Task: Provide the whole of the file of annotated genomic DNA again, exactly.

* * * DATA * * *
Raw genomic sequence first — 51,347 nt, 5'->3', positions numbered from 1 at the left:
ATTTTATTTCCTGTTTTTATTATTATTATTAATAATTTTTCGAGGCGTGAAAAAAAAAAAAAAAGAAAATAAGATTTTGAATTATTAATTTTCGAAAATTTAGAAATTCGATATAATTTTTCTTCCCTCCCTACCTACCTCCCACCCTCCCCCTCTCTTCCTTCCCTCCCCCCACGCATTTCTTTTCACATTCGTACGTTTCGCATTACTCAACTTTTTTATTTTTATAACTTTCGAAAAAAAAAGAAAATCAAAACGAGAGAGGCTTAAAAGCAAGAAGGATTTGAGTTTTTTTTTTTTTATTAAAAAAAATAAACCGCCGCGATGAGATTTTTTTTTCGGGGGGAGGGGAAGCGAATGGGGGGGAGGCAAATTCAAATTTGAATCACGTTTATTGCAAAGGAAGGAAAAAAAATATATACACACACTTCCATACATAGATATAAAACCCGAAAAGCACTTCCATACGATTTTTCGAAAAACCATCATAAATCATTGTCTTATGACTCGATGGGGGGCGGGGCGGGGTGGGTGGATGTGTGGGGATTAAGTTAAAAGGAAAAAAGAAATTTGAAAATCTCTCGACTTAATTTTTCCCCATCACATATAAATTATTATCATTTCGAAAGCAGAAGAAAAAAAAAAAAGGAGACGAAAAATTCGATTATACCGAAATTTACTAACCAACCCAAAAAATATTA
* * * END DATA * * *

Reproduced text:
Raw genomic sequence first — 51,347 nt, 5'->3', positions numbered from 1 at the left:
ATTTTATTTCCTGTTTTTATTATTATTATTAATAATTTTTCGAGGCGTGAAAAAAAAAAAAAAAGAAAATAAGATTTTGAATTATTAATTTTCGAAAATTTAGAAATTCGATATAATTTTTCTTCCCTCCCTACCTACCTCCCACCCTCCCCCTCTCTTCCTTCCCTCCCCCCACGCATTTCTTTTCACATTCGTACGTTTCGCATTACTCAACTTTTTTATTTTTATAACTTTCGAAAAAAAAAGAAAATCAAAACGAGAGAGGCTTAAAAGCAAGAAGGATTTGAGTTTTTTTTTTTTTATTAAAAAAAATAAACCGCCGCGATGAGATTTTTTTTTCGGGGGGAGGGGAAGCGAATGGGGGGGAGGCAAATTCAAATTTGAATCACGTTTATTGCAAAGGAAGGAAAAAAAATATATACACACACTTCCATACATAGATATAAAACCCGAAAAGCACTTCCATACGATTTTTCGAAAAACCATCATAAATCATTGTCTTATGACTCGATGGGGGGCGGGGCGGGGTGGGTGGATGTGTGGGGATTAAGTTAAAAGGAAAAAAGAAATTTGAAAATCTCTCGACTTAATTTTTCCCCATCACATATAAATTATTATCATTTCGAAAGCAGAAGAAAAAAAAAAAAGGAGACGAAAAATTCGATTATACCGAAATTTACTAACCAACCCAAAAAATATTA